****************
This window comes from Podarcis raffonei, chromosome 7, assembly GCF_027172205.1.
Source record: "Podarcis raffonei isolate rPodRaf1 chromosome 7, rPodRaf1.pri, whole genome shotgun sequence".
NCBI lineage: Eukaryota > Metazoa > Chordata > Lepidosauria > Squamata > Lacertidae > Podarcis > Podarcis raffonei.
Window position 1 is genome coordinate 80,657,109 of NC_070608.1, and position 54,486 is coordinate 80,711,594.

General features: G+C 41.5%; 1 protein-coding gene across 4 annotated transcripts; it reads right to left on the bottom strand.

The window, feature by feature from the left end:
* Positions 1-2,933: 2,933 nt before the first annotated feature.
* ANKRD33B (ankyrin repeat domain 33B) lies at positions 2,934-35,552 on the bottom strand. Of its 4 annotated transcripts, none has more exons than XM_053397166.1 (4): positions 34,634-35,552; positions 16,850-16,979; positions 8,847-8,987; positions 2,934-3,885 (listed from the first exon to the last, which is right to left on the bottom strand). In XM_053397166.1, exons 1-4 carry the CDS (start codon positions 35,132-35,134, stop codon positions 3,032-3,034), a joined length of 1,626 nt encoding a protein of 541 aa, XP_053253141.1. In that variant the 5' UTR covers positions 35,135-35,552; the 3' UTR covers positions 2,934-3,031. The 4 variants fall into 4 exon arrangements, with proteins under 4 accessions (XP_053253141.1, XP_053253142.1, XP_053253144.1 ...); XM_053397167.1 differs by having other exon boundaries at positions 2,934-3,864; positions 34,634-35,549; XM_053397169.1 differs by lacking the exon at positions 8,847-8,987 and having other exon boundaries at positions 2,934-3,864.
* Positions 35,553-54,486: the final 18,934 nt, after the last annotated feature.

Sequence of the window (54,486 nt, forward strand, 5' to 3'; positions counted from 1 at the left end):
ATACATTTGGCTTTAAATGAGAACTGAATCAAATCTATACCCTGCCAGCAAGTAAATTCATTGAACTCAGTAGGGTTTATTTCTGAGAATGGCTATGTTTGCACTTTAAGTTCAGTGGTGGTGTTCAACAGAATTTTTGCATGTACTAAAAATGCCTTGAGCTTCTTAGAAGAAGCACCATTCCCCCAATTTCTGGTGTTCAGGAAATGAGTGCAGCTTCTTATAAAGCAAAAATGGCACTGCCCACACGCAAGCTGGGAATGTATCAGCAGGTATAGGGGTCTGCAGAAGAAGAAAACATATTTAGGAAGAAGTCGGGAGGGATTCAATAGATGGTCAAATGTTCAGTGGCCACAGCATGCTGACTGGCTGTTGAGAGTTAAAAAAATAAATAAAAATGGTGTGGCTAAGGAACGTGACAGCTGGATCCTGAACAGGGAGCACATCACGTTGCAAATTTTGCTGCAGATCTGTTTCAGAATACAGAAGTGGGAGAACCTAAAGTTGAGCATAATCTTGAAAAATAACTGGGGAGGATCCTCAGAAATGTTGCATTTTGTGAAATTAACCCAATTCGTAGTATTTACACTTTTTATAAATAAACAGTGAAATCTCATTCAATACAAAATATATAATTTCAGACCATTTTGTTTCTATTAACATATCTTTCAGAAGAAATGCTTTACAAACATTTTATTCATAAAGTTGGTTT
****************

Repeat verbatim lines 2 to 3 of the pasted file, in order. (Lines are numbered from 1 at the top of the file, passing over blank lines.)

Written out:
Source record: "Podarcis raffonei isolate rPodRaf1 chromosome 7, rPodRaf1.pri, whole genome shotgun sequence".
NCBI lineage: Eukaryota > Metazoa > Chordata > Lepidosauria > Squamata > Lacertidae > Podarcis > Podarcis raffonei.